The Sandhills Region, with elevations reaching up to more than 3,000 feet (highest level in the Great Plains), overlays and anchors about 20,000 square miles. Thought to be the largest dune field in the western hemisphere, comprising about one-third of the northwestern part of the state, the Sandhills were designated a National Natural Landmark in 1984. It overlays a shallow water table that extends under portions of eight different states, supplying drinking water for about 80 percent of people who live on the Plains.

The scenic Sandhills Region of Nebraska. Nebraska has more miles of river than other state. Photo: courtesy Nebraska Tourism

Choose between a two-hour and a five-hour tank trip, then sit back and relax. Tanks are stable enough to provide a smooth ride (similar to tubing). The only obstacles we encountered were fallen trees that had embedded into the mud during recent heavy rains but a push and a shove by fellow passengers was all it took to get unstuck.

A fallen tree in the distance is one of the few obstacles to overcome on the Middle Loup River. Photo: courtesy Nebraska Tourism

Along the way, you’re likely to see white tail and mule deer, muskrats, beaver, pheasant, grouse and wild turkey, as well as occasional local ranch horses.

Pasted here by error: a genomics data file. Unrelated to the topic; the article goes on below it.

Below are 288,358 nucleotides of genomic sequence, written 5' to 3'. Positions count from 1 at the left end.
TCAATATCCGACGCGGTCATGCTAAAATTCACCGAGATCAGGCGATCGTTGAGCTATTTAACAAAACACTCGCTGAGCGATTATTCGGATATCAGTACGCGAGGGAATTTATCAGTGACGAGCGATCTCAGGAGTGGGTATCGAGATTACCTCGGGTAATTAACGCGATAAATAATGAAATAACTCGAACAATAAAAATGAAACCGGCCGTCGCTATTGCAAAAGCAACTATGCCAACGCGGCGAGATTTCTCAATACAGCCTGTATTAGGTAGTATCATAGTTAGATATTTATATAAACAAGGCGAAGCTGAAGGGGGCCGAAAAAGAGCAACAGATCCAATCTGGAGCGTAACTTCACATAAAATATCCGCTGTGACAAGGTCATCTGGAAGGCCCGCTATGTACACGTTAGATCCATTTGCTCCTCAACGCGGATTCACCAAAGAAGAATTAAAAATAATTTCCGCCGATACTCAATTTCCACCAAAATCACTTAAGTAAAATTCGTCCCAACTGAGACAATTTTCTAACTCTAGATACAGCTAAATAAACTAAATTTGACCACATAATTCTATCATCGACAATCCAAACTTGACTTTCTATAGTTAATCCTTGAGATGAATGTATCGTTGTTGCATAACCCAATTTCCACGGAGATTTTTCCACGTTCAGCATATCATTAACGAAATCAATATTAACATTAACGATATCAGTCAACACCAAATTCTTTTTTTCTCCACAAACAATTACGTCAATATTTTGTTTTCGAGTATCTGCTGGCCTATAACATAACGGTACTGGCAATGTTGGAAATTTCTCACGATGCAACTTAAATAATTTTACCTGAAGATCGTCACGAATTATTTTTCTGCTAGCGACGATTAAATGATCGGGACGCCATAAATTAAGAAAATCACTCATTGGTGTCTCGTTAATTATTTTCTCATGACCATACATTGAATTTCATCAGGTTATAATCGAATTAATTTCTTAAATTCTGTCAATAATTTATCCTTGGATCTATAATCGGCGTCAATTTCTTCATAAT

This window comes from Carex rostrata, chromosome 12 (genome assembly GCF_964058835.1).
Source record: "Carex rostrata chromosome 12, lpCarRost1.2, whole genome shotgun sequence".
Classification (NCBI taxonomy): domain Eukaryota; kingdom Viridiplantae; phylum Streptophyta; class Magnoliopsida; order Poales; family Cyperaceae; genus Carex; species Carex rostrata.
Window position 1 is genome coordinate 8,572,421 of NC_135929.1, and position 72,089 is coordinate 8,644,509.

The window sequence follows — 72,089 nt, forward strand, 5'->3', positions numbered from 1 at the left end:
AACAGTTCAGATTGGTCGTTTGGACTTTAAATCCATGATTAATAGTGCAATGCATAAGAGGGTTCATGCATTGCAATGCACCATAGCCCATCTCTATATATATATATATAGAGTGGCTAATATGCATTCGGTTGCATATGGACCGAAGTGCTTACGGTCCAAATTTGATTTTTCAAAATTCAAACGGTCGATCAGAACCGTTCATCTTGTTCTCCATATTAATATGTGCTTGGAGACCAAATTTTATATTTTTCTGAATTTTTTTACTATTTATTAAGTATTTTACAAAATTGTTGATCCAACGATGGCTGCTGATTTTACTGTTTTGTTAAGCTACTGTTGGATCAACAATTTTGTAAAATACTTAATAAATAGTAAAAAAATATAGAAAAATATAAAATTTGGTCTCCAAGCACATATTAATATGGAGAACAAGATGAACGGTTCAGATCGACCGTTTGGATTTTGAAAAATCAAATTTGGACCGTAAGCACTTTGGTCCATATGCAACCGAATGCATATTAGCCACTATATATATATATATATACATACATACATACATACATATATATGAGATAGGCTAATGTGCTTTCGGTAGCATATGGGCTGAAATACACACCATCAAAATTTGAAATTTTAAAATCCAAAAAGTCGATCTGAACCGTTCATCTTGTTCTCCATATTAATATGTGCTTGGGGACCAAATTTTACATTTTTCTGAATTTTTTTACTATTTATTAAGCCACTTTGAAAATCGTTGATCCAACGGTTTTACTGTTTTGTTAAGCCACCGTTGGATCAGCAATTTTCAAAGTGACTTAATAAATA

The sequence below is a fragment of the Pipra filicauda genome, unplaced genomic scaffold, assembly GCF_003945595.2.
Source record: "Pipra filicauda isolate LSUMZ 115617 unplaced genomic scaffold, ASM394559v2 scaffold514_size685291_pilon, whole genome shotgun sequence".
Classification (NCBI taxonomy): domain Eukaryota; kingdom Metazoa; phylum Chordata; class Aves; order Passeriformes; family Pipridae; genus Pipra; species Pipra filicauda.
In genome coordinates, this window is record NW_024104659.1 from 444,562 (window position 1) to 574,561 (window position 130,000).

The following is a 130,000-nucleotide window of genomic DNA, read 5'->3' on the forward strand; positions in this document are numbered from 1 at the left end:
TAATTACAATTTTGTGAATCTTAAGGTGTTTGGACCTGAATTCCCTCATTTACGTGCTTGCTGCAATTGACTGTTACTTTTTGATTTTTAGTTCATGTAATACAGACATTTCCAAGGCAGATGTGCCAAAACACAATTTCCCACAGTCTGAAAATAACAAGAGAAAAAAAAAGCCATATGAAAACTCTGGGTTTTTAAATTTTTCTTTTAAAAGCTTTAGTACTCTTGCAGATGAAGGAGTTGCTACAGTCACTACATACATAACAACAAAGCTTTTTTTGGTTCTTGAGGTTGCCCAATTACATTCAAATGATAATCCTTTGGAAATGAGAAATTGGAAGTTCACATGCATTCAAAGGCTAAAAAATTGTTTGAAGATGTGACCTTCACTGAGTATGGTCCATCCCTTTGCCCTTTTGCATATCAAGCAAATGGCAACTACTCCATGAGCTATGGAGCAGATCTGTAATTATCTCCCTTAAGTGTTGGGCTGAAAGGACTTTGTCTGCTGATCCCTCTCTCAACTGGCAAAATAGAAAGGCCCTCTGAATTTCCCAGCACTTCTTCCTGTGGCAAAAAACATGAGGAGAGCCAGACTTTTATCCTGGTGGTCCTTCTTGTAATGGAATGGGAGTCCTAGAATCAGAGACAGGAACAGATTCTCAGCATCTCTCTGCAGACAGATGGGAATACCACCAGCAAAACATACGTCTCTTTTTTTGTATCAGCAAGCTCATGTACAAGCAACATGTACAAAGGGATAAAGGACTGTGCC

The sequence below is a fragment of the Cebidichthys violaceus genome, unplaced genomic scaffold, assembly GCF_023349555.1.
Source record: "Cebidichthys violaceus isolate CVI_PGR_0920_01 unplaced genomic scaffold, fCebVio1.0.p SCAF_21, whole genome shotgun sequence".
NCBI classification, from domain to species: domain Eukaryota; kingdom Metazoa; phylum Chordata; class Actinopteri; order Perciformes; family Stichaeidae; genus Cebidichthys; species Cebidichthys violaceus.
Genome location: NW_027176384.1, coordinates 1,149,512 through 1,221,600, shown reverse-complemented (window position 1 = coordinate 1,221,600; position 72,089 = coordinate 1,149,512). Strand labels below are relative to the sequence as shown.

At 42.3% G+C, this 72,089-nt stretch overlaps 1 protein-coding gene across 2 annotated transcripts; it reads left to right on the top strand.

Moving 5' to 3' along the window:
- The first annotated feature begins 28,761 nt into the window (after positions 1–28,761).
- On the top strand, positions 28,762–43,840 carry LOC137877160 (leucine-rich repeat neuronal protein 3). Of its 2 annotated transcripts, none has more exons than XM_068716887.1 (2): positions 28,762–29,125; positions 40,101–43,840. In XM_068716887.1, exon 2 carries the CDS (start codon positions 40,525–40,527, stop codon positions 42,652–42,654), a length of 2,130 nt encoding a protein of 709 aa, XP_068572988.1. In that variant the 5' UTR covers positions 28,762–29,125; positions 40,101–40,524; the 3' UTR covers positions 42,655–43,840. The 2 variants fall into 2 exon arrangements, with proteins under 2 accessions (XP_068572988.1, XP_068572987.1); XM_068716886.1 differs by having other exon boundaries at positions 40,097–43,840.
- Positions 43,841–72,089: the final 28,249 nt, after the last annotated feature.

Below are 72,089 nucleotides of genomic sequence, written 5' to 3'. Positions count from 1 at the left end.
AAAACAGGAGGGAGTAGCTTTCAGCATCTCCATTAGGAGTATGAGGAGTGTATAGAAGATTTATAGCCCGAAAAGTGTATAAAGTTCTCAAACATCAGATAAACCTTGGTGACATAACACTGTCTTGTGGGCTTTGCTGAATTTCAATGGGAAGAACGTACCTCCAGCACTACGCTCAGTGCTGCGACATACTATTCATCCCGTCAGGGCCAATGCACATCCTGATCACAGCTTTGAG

Besides tankin, the Gliddens offer bird-watching, wilderness river adventures for canoeists and in off-season, the Polar Bear Tank Race, a local fundraiser held the first Saturday in March.

Trips include equipment and shuttle to and from the river. For details call 888-278-6167, or visit the website.

Grain Bins Find a New Home

About 70 miles from Mullen, in North Platte, is Grain Bin Antique Town. Here, owners Pat and Lori Clinch decided to purchase and restore 15 historic wooden and octagon-shaped granaries, another staple once found on Nebraska farms. Pre-fabricated structures provided to Midwestern farmers by the Roosevelt administration in the 1930s, the bins were brought to Nebraska to store grain in order to build up a surplus in the event of a world war.

The Clinches moved the granaries onto their property in the hills south of town, built a rustic boardwalk, and invited vendors to fill them with antiques and collectibles for sale.

Everything from decorative iron to full-on antiques fills these bins. The boardwalk, more than a century old, was salvaged from an elementary school.

A peek at what’s inside one of 15 grain bins at the Grain Bin Antique Town in North Platte, Nebraska. Owners Pat and Lori Clinch are hoping to acquire more.

Pat Clinch says he got the idea for Grain Bin Town because he loves to restores old things and appreciates the history behind the bins. Besides, he says, it’s just plain fun to have them onsite.

Which may help explain why Nebraska – among its many other attributes – is a place where some of the most contented people in America live, according to a 2013 survey of “Top 10 States with the happiest residents.”

Waste not, want not is the mantra at Grain Bin Antique Town, where this farmer’s funnel was recycled to create a one-of-a-kind lamp.

For details on the Grain Bin Antique Town, visit the website or call 308-539-7401. For more on the state’s attractions, visit the Nebraska Tourism Commission’s website.